An unusual school year has started in earnest, and with it has come the return of digital proctoring programs. This is software that can lock down students’ computers, record their faces and scan their rooms, all with the intention to thwart cheating.
These programs, with names like ProctorU and Proctorio, first raised alarms about privacy as they were adopted by schools. Now many students are finding that the programs they’re required to use may not have been well-designed to consider race, class or disability — and in some cases, simply don’t work. Many are organizing on and across campuses for alternatives or for their eradication.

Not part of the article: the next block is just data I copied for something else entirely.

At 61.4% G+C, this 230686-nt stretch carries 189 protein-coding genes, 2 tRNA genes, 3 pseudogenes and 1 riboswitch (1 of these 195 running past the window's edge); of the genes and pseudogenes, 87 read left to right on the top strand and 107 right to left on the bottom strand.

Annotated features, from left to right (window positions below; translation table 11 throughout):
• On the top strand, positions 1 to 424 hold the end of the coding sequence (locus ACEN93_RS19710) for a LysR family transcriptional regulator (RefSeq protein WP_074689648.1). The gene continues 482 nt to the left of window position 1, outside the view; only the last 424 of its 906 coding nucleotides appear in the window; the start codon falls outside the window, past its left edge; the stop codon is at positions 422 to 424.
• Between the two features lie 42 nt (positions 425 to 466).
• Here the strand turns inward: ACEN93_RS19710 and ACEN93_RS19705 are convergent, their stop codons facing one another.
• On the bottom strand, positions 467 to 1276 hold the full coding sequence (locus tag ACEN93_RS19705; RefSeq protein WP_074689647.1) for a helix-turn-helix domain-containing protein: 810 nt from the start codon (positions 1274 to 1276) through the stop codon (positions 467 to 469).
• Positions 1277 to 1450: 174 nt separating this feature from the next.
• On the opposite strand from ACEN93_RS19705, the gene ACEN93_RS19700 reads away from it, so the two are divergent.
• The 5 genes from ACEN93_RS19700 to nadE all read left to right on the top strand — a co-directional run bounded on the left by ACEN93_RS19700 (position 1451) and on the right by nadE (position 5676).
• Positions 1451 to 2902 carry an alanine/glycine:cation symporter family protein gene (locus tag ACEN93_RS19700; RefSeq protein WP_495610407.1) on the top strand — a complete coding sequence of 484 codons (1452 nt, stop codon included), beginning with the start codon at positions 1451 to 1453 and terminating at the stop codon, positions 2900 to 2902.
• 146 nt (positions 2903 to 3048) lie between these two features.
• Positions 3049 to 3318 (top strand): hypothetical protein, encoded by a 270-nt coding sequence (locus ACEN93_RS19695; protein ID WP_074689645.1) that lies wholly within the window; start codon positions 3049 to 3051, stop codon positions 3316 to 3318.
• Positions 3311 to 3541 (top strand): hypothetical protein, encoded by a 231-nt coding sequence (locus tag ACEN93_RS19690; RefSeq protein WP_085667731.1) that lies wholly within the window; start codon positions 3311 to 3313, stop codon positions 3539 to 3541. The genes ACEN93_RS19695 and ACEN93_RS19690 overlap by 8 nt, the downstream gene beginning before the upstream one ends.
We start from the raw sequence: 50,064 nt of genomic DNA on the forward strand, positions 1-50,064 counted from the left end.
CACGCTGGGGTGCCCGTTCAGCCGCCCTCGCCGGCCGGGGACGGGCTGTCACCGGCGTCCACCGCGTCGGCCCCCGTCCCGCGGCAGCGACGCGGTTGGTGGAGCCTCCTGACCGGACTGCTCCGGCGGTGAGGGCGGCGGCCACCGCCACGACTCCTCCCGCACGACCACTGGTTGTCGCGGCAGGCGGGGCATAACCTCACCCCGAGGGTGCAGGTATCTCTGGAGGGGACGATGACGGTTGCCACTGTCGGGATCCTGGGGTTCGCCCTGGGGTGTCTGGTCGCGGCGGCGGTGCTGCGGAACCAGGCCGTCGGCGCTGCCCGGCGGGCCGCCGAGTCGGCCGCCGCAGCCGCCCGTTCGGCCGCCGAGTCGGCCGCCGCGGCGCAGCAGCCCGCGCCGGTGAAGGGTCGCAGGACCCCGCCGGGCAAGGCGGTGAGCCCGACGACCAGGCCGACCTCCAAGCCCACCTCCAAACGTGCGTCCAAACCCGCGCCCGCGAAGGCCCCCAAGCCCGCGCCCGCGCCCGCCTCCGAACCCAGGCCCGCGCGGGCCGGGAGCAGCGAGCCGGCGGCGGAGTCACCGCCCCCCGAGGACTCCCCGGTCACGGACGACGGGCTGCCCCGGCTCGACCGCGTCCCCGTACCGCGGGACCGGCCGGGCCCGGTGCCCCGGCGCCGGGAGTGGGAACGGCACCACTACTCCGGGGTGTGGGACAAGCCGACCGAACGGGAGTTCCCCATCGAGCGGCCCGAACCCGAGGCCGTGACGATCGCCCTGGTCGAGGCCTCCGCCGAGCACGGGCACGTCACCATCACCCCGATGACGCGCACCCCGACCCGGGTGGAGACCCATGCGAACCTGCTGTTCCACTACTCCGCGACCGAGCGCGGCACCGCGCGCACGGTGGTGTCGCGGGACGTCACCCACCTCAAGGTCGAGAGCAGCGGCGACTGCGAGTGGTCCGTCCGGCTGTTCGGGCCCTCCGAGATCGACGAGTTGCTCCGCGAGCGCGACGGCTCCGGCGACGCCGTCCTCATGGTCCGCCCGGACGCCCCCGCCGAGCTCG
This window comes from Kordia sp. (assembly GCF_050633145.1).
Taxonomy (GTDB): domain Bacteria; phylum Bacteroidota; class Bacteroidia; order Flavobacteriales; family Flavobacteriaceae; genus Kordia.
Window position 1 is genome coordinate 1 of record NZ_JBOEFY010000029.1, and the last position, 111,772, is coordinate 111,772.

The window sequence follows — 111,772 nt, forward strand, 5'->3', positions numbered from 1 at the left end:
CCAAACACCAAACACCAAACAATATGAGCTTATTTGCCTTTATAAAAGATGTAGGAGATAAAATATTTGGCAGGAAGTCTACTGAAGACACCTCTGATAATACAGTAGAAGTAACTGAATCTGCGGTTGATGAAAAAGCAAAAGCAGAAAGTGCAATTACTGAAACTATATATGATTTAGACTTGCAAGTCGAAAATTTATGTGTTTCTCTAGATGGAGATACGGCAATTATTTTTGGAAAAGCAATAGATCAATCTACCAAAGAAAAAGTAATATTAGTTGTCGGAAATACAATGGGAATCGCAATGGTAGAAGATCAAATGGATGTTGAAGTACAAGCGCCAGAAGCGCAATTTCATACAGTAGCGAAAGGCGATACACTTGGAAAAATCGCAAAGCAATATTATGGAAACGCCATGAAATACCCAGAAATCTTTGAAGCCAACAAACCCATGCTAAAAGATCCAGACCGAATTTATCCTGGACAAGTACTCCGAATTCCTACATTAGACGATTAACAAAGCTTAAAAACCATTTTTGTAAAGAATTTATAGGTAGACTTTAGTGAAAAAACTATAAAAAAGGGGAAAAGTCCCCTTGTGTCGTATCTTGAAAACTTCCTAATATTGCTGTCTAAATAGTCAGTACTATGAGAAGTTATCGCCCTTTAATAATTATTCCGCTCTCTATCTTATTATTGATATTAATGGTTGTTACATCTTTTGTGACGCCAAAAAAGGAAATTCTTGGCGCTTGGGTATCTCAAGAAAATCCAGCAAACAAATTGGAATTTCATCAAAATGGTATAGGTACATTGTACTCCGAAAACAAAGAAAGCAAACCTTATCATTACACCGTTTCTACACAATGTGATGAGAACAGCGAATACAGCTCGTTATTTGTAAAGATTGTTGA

The rigidity of online proctoring has exacerbated an already difficult year, students say, further marginalizing them at the very moments they’re trying to prove themselves. Here are some things that can go wrong with testing and digital surveillance.